Saturday, 28 March 2015

The Long and Short of It

On Tuesday, after watching the BBC's World News Today (exploring the day's events from a global perspective), I felt duped: the entire programme was devoted to the disastrous plane crash in the French Alps. Yes, it is tragic that all those people died, but how significant is it in the context of world news? Should there not have been mention of some other events like, for example, the deadly schism between Sunni and Shia which claims lives every day? And what about an update on climate change, the single biggest factor affecting the future of us all? I know there are committed journalists who dedicate their lives to investigating such issues, but perhaps it's naive of me to expect TV news editors to risk their ratings by airing 'stale' stories: theirs is a short-term view.

Thankfully, we no longer have to rely on organised media to tell us what's happening - the internet opens other channels of information. Still, the old saying "we are more likely to be concerned by a prick in our little finger than we are about the suffering of others" rings true. For all our knowledge of the world's conflicts and disasters we have difficulty in empathising, in seeing the big picture, the wider context, the link between cause and effect. Nor are we enlightened by our political system which, geared as it is to short-term ambition, encourages us to think selfishly.

Now that the government is coming up for re-election, news media are filling up with squabbling politicians hurling recriminations and seeking to score points. Any hope of hearing a serious debate on principles soon gets submerged in a tidal wave of arguments about minor changes to already over-complicated tax regimes; the validity, or otherwise, of statistics plucked from reports; and claims concerning who said what, when and where. Issues are torn from their context and presented specifically to target sectors of the electorate.

Take immigration, for example: controls are proposed so that those who feel overwhelmed by it will vote accordingly. But why is the population at large so uneducated in its history? Britain is and always has been a nation of immigrants. As for the preservation of British values, would those be the greed, rapaciousness and warmongering which helped us acquire an empire? Should we also include cheating, fraud and avarice, key factors in the financial collapse of 2008?

In order for voters to come to a decision they have two choices: the first, and easier of the two, is to calculate personal gain and vote accordingly; the second, and more challenging, is to take a view that social institutions such as education, health and welfare are crucial to nurturing the myriad individual talents upon which society thrives. A vote for self-interest may be tempting but its results are short-term gain for certain sections of society. The less selfish option promises the chance to lift the millions who are excluded so that they might become net contributors to society and help to produce more widespread long-term gain.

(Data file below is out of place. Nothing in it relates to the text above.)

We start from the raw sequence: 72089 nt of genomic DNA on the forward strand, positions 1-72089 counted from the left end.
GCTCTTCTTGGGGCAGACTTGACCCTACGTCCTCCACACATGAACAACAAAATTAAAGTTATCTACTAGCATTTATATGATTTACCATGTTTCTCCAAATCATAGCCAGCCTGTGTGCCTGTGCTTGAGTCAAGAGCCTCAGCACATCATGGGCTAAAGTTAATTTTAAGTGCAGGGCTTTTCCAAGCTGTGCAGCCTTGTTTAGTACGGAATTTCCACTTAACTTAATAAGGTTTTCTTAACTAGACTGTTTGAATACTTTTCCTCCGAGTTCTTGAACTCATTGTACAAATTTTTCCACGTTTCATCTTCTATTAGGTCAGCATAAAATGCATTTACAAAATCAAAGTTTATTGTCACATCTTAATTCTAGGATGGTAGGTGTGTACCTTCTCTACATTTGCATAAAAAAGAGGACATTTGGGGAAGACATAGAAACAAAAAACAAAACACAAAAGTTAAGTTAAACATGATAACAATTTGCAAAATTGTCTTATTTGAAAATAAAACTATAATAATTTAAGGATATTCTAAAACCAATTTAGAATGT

What we need from our political parties is forward-looking plans based on lessons learned from history, research and science. What we get instead is last-minute re-active legislation. TV debates between politicians standing for election could be interesting if they were structured around a motion such as "Should Britain's industrial assets and infrastructure be sold abroad, given that profits, tax-takes and expertise will go with them?"  - but it's probably too late for that particular debate. Perhaps we could try "Should we abandon our Trident independent nuclear deterrent in favour of a strengthened NATO and spend the money saved on education, infrastructure and the NHS?"  That's something plenty of us would vote for - courtesy of those whose long and selfless battles finally won us enfranchisement.

Saturday, 21 March 2015

Concrete Proposal

It was a cold and overcast Sunday morning - quite appropriate for a tour of concrete structures in the city centre. The grey stuff looked grim. Our guide was enthusiastic in his account of the history of its architectural, structural and aesthetic applications, although the last of these was hard to swallow.



Manchester has a reputation as a red-brick repository but, if you look closer, you'll see an awful lot of concrete as well. It's to be found in some of the pioneering, early 20th Century buildings; in post-war reconstruction projects; in a collection of stylish, 1960s university campus buildings; in the vast, secret complex of subterranean, nuclear bomb-proof tunnels; and in the Mancunian Way elevated road (which won an award).